For an increasing number of travelers, the Arctic has changed from a place to avoid into a desirable destination. Several cruise ships will be taking travelers around the Arctic Ocean in the coming years, and eco-resorts have been gaining popularity in places like Scandinavia and Greenland.
Actually, one Norwegian city has already been on the tourism radar for some time. Tromso, which sits at nearly 70 degrees north latitude, has historic wooden houses that date back to the 18th century and a recorded history that stretches for over a millennium. You might be surprised to see that the northernmost major city in Europe outside of Russia isn't a frontier outpost, but a cosmopolitan place defined by gastropubs, a vibrant music scene and an events calendar that includes everything from traditional indigenous festivals to the Arctic's largest pride celebration.
Mild temperatures and a 2-month-long night
This is the Arctic, but Tromso, which has about 70,000 permanent residents, has relatively mild temperatures (considering its location). It benefits from the jet stream, which brings warmer air from the south and from the neighboring Norwegian Sea, which never freezes and therefore doesn't cool the winds as they travel north. Average highs are below freezing in the winter and the mercury only rises into the 50s during the summer. That is hardly balmy, but it's milder than most places north of the Arctic Circle. The relatively pleasant weather might help explain Tromso's long history of human habitation and its current popularity as an Arctic destination.
Like other places in the Arctic, Tromso experiences polar night, during which the sun never rises above the horizon. The sun sets in November and does not rise above the neighboring mountains until Jan. 21. Polar night does have several hours of twilight during the “daytime,” even on the shortest day of the year.
Because of its long nights and location, Tromso is a good place to see the aurora borealis. Unfortunately, a side effect of the nearby sea, which moderates the temperatures, is overcast skies. However, the northern lights are visible from between September and March, so those who remain in the city long enough will eventually catch a glimpse of the geomagnetic show.
A gateway to the Arctic
Some people come here to cross "the Arctic” off their bucket list. For domestic tourists as well as international visitors, the attractions include the chance to go both Nordic (cross-country) and alpine skiing in the mountains right outside the city. There is even a ski jumping facility right above Tromso (though this is probably more of a spectator sport than an activity option). Snowshoeing, dogsledding and winter hiking are also on the agenda. If you aren't a ski-jumping fan, the city has some of the world's northernmost pro sports franchises, including a soccer team that plays in Norway's top league.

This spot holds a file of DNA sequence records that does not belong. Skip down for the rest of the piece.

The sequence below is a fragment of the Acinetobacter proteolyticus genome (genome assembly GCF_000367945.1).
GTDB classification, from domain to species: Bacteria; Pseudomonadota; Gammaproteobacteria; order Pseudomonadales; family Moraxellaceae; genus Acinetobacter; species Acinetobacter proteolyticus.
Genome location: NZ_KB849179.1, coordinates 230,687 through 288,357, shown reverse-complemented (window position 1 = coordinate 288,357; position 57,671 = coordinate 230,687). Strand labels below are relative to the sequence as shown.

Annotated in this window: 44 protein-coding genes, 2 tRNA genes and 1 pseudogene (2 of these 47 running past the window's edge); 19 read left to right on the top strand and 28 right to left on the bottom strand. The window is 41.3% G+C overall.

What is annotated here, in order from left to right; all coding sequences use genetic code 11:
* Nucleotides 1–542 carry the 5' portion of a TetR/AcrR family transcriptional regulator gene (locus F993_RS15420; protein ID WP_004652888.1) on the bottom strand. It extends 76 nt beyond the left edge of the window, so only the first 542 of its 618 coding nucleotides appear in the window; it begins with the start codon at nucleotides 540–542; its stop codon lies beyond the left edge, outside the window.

Brave visitors can try taking a quick plunge in the water during a cruise around the fjords that surround the city. The water does get cold here, with a temperature that is just above freezing, but it does not freeze. Boats that offer cruises may have saunas onboard where guests can warm up before and after their swim.
One of Europe's coolest music destinations
Tromso is a great destination for outdoor activities, but it's also a cosmopolitan place that serves as a cultural hub for northern Norway. The city has it's own symphony orchestra and regular traditional music concerts in the Tromso Cathedral. Interestingly, Tromso played an important role in the early techno music movement. One of Europe's most famous electronic music bands, Royksopp, started its career here, and the influence of these early artists is still tangible today. The weekend-long Insomnia Festival takes place here each October. Though it began as (and remains) an electronic music festival, other genres from Norway and Europe are also represented.
Tromso has a lively music scene throughout the year. Some nightclubs host DJs nightly, while restaurants and pubs may turn into music venues after hours. Tromso has an impressive number of chef-driven restaurants for a city of 70,000 (let alone a city of 70,000 north of the Arctic Circle). You will also find specialty eateries (such as sushi bars) and renovated century-old wine bars and restaurants. The city's oldest cafe, Aunegården, hosts pop-up events and DJs (some of whom still favor vinyl records), but the most iconic eatery in town is Raketten, a hot dog stand in a gazebo-like kiosk that was built in 1911.
Wintertime events and festivals
Tromso has become a popular holiday destination, with holiday markets, a lighted Christmas tree in the central square and a New Year's fireworks show. The festivities get people outdoors even during the shortest, darkest time of year.
After the sun returns in' January, Tromso hosts Sami Week, which celebrates the region's indigenous people, who have thrived in the Arctic for centuries as reindeer herders. Films, reindeer racing and other cultural events are part of the festivities. Arctic Pride takes place each November in Tromso. Calling itself the Northernmost Pride Festival in the world, it features lectures, shows, a parade, parties and concerts.
Tromso is warm for its location. Though it is not covered with permafrost, it's considered a gateway to the Arctic. This surprisingly cosmopolitan outpost has the requisite winter destination traits (winter sports, auroras and snow), but it has more personality and a more diverse menu of attractions than you might expect.